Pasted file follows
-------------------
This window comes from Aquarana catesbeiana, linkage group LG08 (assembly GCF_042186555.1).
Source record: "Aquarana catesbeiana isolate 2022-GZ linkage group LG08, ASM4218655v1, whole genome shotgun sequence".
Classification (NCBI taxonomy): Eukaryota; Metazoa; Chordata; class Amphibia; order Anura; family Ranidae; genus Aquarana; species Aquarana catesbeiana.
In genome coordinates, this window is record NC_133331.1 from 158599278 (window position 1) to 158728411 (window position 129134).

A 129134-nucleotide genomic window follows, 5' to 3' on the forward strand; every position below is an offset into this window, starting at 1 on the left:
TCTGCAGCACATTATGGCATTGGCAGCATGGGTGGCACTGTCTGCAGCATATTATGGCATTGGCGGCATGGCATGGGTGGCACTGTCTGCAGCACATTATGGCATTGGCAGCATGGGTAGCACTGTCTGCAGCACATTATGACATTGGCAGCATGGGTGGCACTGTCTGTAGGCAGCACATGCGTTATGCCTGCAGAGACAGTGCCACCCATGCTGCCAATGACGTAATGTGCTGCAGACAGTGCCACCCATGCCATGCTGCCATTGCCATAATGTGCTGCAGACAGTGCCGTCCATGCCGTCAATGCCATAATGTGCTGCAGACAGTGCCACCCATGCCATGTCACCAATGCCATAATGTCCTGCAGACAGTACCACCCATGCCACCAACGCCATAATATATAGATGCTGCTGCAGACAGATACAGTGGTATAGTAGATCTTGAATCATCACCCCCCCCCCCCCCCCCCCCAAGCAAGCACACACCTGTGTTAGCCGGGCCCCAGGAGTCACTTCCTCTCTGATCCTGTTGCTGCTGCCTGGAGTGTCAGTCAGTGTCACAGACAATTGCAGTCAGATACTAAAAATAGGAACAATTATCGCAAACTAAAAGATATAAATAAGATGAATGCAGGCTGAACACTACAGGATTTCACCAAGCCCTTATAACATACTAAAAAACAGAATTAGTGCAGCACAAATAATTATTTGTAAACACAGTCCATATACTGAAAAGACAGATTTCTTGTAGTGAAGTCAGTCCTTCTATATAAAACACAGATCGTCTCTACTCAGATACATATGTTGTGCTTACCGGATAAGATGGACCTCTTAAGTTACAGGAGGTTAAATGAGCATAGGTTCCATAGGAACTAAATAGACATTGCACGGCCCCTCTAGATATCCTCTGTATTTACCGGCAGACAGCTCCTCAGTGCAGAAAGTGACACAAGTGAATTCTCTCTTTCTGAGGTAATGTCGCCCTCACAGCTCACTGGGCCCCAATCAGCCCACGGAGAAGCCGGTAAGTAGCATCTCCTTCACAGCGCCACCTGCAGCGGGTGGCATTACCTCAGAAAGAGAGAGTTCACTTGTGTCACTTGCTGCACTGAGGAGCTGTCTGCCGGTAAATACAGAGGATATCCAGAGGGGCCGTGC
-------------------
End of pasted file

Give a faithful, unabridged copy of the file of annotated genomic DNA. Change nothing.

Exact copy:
This window comes from Aquarana catesbeiana, linkage group LG08 (assembly GCF_042186555.1).
Source record: "Aquarana catesbeiana isolate 2022-GZ linkage group LG08, ASM4218655v1, whole genome shotgun sequence".
Classification (NCBI taxonomy): Eukaryota; Metazoa; Chordata; class Amphibia; order Anura; family Ranidae; genus Aquarana; species Aquarana catesbeiana.
In genome coordinates, this window is record NC_133331.1 from 158599278 (window position 1) to 158728411 (window position 129134).

A 129134-nucleotide genomic window follows, 5' to 3' on the forward strand; every position below is an offset into this window, starting at 1 on the left:
TCTGCAGCACATTATGGCATTGGCAGCATGGGTGGCACTGTCTGCAGCATATTATGGCATTGGCGGCATGGCATGGGTGGCACTGTCTGCAGCACATTATGGCATTGGCAGCATGGGTAGCACTGTCTGCAGCACATTATGACATTGGCAGCATGGGTGGCACTGTCTGTAGGCAGCACATGCGTTATGCCTGCAGAGACAGTGCCACCCATGCTGCCAATGACGTAATGTGCTGCAGACAGTGCCACCCATGCCATGCTGCCATTGCCATAATGTGCTGCAGACAGTGCCGTCCATGCCGTCAATGCCATAATGTGCTGCAGACAGTGCCACCCATGCCATGTCACCAATGCCATAATGTCCTGCAGACAGTACCACCCATGCCACCAACGCCATAATATATAGATGCTGCTGCAGACAGATACAGTGGTATAGTAGATCTTGAATCATCACCCCCCCCCCCCCCCCCCCCAAGCAAGCACACACCTGTGTTAGCCGGGCCCCAGGAGTCACTTCCTCTCTGATCCTGTTGCTGCTGCCTGGAGTGTCAGTCAGTGTCACAGACAATTGCAGTCAGATACTAAAAATAGGAACAATTATCGCAAACTAAAAGATATAAATAAGATGAATGCAGGCTGAACACTACAGGATTTCACCAAGCCCTTATAACATACTAAAAAACAGAATTAGTGCAGCACAAATAATTATTTGTAAACACAGTCCATATACTGAAAAGACAGATTTCTTGTAGTGAAGTCAGTCCTTCTATATAAAACACAGATCGTCTCTACTCAGATACATATGTTGTGCTTACCGGATAAGATGGACCTCTTAAGTTACAGGAGGTTAAATGAGCATAGGTTCCATAGGAACTAAATAGACATTGCACGGCCCCTCTAGATATCCTCTGTATTTACCGGCAGACAGCTCCTCAGTGCAGAAAGTGACACAAGTGAATTCTCTCTTTCTGAGGTAATGTCGCCCTCACAGCTCACTGGGCCCCAATCAGCCCACGGAGAAGCCGGTAAGTAGCATCTCCTTCACAGCGCCACCTGCAGCGGGTGGCATTACCTCAGAAAGAGAGAGTTCACTTGTGTCACTTGCTGCACTGAGGAGCTGTCTGCCGGTAAATACAGAGGATATCCAGAGGGGCCGTGC